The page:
Digital technology has revolutionized music. Recordings that rival the best of decades past can be created on an iPad in a closet. A quick listen to any new music playlist reveals just how sophisticated and lush even the most obscure indie artist can sound. On the consumer side, fans can download their favorite music instantly, without the need for a trip to the mall or big box store. When you visit most digital retailers, however, there is one vestige from the past that refuses to loosen its grip, the album.
Anyone who has ever purchased an album, in any format, has felt the sting of paying for 15 songs, only to discover that 13 of them weren’t worth a dime. You might think that in the digital buffet line of today’s music, where you are able to load your auditory plate with just your favorites and ignore the rest, albums would be a rarity. You’d be wrong.
It’s easy to understand why digital music retailers hold onto the album format. Ringing up a sale of $9.99 is preferable to a measly $.99. For the artist/label, the equation is much the same. Motivating your fans to buy 10 tracks at a dollar each is much more difficult than getting them to buy one album, one time, at $10.00. The only party at a disadvantage in this current scenario is the consumer.
Digital retailers like to feature albums and bury singles. This practice became very apparent to me when I began to distribute my music digitally. I chose Distrokid as my distributor. Each time I uploaded a song, I indicated that it was a single and not part of an album. After several days, when the song appeared in the Amazon store, it was listed as a single… and an album. The same thing happened when my music populated the iTunes store. Thinking there had been some kind of mix-up, I contacted Distrokid. They assured me that my songs had only been submitted as singles but that the retailer’s systems were set up to categorize music in terms of albums first, and then singles.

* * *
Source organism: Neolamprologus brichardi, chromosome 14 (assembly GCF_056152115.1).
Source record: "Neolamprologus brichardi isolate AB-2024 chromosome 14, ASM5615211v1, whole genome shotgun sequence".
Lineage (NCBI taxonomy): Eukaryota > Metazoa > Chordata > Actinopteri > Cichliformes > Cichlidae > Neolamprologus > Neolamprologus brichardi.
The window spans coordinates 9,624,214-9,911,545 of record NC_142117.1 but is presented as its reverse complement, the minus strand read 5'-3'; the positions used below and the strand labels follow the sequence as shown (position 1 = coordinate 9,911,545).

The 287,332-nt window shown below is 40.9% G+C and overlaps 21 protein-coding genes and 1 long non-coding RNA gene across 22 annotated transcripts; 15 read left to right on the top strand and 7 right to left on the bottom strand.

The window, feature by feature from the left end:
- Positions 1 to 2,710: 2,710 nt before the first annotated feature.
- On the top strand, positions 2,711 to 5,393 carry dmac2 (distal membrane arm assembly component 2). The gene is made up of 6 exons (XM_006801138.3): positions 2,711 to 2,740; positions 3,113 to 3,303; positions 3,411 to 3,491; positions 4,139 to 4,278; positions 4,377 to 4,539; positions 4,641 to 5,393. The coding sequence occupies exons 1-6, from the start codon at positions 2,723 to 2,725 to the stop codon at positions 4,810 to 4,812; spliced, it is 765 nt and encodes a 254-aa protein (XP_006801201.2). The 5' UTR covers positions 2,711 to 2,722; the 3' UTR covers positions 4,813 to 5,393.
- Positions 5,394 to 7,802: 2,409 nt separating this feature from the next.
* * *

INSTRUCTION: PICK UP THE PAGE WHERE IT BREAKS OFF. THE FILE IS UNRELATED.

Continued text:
I understand the need for grouping certain songs together; soundtracks and concept albums are good examples of that. What I would like to see, however, is a system of singles and collections. Collections, as a class, could be much more flexible. It would not only include the traditional delineations of EP and LP but also allow for new concepts such as multiple works that are not linked by release dates. Let’s say an artist occasionally dabbles with a style of music for which they are not necessarily known. They could gather those works under a unifying umbrella, while also being able to add new tracks over time so that the collection constantly evolves. Whether or not the music industry follows suit, I intend to use the “collection” approach for certain groupings of my music. I’m currently working on just such a collection. It’s a series of modern country songs. You can expect to hear the first of these later this year.
Having said all that, at some point I might come up with a concept that demands to be labeled, “Album.” If that does happen, feel free to file this rant under another new category, “Never-mind.”